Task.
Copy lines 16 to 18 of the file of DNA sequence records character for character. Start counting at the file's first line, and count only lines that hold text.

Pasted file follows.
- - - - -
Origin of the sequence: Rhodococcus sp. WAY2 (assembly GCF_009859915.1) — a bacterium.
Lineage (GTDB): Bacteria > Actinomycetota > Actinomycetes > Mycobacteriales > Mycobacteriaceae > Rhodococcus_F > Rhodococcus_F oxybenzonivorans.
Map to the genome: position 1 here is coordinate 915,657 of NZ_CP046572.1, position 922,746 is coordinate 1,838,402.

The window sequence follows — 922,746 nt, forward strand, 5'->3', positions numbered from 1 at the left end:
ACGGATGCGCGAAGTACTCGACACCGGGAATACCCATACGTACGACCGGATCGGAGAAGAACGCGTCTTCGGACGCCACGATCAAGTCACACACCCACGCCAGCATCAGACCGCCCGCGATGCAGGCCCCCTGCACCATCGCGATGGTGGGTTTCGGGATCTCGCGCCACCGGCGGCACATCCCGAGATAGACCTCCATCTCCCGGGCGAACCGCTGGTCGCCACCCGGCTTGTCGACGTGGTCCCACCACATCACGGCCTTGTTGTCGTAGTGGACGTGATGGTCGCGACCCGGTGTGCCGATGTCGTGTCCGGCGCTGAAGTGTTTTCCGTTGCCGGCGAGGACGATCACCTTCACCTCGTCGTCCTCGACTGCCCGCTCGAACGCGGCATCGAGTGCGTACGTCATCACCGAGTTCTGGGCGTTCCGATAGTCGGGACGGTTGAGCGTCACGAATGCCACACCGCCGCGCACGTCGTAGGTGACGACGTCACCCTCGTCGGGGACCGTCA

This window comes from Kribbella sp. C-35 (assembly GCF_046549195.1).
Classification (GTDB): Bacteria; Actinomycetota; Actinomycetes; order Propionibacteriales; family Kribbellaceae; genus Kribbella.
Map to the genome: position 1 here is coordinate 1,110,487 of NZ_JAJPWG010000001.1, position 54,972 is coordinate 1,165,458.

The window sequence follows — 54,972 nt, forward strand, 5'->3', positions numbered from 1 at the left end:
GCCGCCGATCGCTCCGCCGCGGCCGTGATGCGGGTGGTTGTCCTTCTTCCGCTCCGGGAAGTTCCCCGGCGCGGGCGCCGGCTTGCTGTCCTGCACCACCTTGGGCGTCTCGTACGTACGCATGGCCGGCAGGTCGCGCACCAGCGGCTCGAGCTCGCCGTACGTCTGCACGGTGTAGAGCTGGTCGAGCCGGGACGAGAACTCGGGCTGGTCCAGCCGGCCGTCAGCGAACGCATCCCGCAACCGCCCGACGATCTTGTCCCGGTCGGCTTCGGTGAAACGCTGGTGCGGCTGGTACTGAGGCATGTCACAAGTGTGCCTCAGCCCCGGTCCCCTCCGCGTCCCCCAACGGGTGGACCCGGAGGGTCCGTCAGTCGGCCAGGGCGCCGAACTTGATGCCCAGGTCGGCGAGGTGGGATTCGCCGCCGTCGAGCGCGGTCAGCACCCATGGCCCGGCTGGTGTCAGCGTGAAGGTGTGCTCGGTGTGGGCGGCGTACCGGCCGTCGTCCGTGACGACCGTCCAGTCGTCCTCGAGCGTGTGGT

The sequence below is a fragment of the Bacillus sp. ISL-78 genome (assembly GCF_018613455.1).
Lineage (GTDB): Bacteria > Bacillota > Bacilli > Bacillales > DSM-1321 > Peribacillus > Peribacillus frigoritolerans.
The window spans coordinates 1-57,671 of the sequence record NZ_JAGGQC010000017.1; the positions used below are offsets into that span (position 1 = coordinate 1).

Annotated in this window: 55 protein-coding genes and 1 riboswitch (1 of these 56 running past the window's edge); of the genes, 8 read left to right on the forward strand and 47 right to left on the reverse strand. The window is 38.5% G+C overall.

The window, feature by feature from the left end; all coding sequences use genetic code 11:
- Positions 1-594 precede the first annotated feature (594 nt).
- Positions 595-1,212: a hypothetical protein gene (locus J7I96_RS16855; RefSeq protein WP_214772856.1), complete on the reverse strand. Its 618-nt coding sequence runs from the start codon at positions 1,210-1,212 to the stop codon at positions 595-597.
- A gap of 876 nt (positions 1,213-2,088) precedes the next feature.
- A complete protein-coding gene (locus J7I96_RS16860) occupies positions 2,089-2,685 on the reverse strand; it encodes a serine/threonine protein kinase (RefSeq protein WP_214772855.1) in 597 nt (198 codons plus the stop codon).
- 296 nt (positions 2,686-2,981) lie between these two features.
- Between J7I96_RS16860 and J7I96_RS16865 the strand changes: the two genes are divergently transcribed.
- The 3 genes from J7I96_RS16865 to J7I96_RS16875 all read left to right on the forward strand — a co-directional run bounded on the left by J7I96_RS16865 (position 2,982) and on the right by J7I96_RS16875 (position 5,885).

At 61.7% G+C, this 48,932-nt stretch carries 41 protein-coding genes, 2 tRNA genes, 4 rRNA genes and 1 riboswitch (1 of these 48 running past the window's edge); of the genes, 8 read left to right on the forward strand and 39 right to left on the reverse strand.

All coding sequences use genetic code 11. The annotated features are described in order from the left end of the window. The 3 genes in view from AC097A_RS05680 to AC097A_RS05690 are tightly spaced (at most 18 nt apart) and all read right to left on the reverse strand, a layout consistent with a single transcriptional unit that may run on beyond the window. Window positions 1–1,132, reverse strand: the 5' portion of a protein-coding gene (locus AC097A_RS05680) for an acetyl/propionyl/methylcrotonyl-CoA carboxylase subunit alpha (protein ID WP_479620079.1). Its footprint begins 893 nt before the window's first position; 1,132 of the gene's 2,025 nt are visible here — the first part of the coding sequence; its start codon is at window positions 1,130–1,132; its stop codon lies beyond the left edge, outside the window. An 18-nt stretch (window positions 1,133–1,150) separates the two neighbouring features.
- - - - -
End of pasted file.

- Positions 1-594 precede the first annotated feature (594 nt).
- Positions 595-1,212: a hypothetical protein gene (locus J7I96_RS16855; RefSeq protein WP_214772856.1), complete on the reverse strand. Its 618-nt coding sequence runs from the start codon at positions 1,210-1,212 to the stop codon at positions 595-597.
- A gap of 876 nt (positions 1,213-2,088) precedes the next feature.